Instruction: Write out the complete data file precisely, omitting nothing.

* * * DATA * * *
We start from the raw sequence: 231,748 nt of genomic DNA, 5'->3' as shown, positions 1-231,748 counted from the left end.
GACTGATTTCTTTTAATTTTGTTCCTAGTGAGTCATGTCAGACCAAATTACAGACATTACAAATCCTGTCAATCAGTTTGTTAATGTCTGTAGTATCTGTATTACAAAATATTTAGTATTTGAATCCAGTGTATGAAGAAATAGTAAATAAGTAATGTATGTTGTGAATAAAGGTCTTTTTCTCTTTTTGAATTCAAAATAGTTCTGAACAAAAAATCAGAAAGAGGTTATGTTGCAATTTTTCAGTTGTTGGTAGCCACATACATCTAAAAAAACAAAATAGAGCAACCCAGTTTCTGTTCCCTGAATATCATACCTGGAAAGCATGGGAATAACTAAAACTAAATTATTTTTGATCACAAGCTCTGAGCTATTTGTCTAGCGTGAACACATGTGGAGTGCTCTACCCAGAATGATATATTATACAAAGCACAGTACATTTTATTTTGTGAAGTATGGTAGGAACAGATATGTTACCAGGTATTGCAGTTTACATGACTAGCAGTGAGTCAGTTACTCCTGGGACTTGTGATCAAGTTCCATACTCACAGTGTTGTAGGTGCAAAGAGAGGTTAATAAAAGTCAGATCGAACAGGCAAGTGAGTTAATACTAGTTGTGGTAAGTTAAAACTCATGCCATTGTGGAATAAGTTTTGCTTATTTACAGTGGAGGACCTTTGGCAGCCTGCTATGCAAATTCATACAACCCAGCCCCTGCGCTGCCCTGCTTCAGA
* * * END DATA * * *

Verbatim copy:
We start from the raw sequence: 231,748 nt of genomic DNA, 5'->3' as shown, positions 1-231,748 counted from the left end.
GACTGATTTCTTTTAATTTTGTTCCTAGTGAGTCATGTCAGACCAAATTACAGACATTACAAATCCTGTCAATCAGTTTGTTAATGTCTGTAGTATCTGTATTACAAAATATTTAGTATTTGAATCCAGTGTATGAAGAAATAGTAAATAAGTAATGTATGTTGTGAATAAAGGTCTTTTTCTCTTTTTGAATTCAAAATAGTTCTGAACAAAAAATCAGAAAGAGGTTATGTTGCAATTTTTCAGTTGTTGGTAGCCACATACATCTAAAAAAACAAAATAGAGCAACCCAGTTTCTGTTCCCTGAATATCATACCTGGAAAGCATGGGAATAACTAAAACTAAATTATTTTTGATCACAAGCTCTGAGCTATTTGTCTAGCGTGAACACATGTGGAGTGCTCTACCCAGAATGATATATTATACAAAGCACAGTACATTTTATTTTGTGAAGTATGGTAGGAACAGATATGTTACCAGGTATTGCAGTTTACATGACTAGCAGTGAGTCAGTTACTCCTGGGACTTGTGATCAAGTTCCATACTCACAGTGTTGTAGGTGCAAAGAGAGGTTAATAAAAGTCAGATCGAACAGGCAAGTGAGTTAATACTAGTTGTGGTAAGTTAAAACTCATGCCATTGTGGAATAAGTTTTGCTTATTTACAGTGGAGGACCTTTGGCAGCCTGCTATGCAAATTCATACAACCCAGCCCCTGCGCTGCCCTGCTTCAGA